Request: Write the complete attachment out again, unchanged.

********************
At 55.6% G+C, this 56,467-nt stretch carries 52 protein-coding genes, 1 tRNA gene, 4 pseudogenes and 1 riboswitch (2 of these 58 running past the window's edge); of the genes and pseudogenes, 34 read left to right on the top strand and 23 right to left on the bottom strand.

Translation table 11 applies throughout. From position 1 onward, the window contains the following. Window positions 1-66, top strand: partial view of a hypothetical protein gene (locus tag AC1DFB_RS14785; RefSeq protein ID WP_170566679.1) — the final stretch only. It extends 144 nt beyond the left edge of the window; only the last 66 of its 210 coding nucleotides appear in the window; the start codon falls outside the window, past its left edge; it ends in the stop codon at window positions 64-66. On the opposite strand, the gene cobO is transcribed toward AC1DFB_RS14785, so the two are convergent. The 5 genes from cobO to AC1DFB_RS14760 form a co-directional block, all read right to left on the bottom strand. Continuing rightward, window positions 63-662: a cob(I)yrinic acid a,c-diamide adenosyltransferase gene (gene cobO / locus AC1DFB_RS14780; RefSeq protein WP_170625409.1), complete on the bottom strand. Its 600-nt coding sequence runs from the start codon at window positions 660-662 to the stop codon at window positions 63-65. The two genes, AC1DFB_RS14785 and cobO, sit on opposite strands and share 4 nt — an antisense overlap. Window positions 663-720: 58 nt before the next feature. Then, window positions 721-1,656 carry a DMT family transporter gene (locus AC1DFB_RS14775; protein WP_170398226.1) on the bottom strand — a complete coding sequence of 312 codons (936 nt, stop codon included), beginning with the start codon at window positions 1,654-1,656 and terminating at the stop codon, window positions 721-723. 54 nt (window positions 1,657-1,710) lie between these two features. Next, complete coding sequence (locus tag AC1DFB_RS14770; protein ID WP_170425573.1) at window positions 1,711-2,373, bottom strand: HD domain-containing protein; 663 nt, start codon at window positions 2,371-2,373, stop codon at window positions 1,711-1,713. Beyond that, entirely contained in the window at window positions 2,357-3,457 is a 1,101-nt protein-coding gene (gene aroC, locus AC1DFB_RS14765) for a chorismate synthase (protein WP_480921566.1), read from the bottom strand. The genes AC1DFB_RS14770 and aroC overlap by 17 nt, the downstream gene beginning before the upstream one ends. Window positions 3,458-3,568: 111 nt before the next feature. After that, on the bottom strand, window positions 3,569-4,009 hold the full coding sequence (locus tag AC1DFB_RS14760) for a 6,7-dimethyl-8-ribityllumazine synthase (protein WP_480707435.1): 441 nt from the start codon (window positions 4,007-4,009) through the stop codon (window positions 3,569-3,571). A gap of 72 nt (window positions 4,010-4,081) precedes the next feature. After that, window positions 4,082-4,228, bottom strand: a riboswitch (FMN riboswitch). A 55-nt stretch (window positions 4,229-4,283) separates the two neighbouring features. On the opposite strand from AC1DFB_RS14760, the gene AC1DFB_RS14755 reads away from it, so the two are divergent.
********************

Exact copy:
At 55.6% G+C, this 56,467-nt stretch carries 52 protein-coding genes, 1 tRNA gene, 4 pseudogenes and 1 riboswitch (2 of these 58 running past the window's edge); of the genes and pseudogenes, 34 read left to right on the top strand and 23 right to left on the bottom strand.

Translation table 11 applies throughout. From position 1 onward, the window contains the following. Window positions 1-66, top strand: partial view of a hypothetical protein gene (locus tag AC1DFB_RS14785; RefSeq protein ID WP_170566679.1) — the final stretch only. It extends 144 nt beyond the left edge of the window; only the last 66 of its 210 coding nucleotides appear in the window; the start codon falls outside the window, past its left edge; it ends in the stop codon at window positions 64-66. On the opposite strand, the gene cobO is transcribed toward AC1DFB_RS14785, so the two are convergent. The 5 genes from cobO to AC1DFB_RS14760 form a co-directional block, all read right to left on the bottom strand. Continuing rightward, window positions 63-662: a cob(I)yrinic acid a,c-diamide adenosyltransferase gene (gene cobO / locus AC1DFB_RS14780; RefSeq protein WP_170625409.1), complete on the bottom strand. Its 600-nt coding sequence runs from the start codon at window positions 660-662 to the stop codon at window positions 63-65. The two genes, AC1DFB_RS14785 and cobO, sit on opposite strands and share 4 nt — an antisense overlap. Window positions 663-720: 58 nt before the next feature. Then, window positions 721-1,656 carry a DMT family transporter gene (locus AC1DFB_RS14775; protein WP_170398226.1) on the bottom strand — a complete coding sequence of 312 codons (936 nt, stop codon included), beginning with the start codon at window positions 1,654-1,656 and terminating at the stop codon, window positions 721-723. 54 nt (window positions 1,657-1,710) lie between these two features. Next, complete coding sequence (locus tag AC1DFB_RS14770; protein ID WP_170425573.1) at window positions 1,711-2,373, bottom strand: HD domain-containing protein; 663 nt, start codon at window positions 2,371-2,373, stop codon at window positions 1,711-1,713. Beyond that, entirely contained in the window at window positions 2,357-3,457 is a 1,101-nt protein-coding gene (gene aroC, locus AC1DFB_RS14765) for a chorismate synthase (protein WP_480921566.1), read from the bottom strand. The genes AC1DFB_RS14770 and aroC overlap by 17 nt, the downstream gene beginning before the upstream one ends. Window positions 3,458-3,568: 111 nt before the next feature. After that, on the bottom strand, window positions 3,569-4,009 hold the full coding sequence (locus tag AC1DFB_RS14760) for a 6,7-dimethyl-8-ribityllumazine synthase (protein WP_480707435.1): 441 nt from the start codon (window positions 4,007-4,009) through the stop codon (window positions 3,569-3,571). A gap of 72 nt (window positions 4,010-4,081) precedes the next feature. After that, window positions 4,082-4,228, bottom strand: a riboswitch (FMN riboswitch). A 55-nt stretch (window positions 4,229-4,283) separates the two neighbouring features. On the opposite strand from AC1DFB_RS14760, the gene AC1DFB_RS14755 reads away from it, so the two are divergent.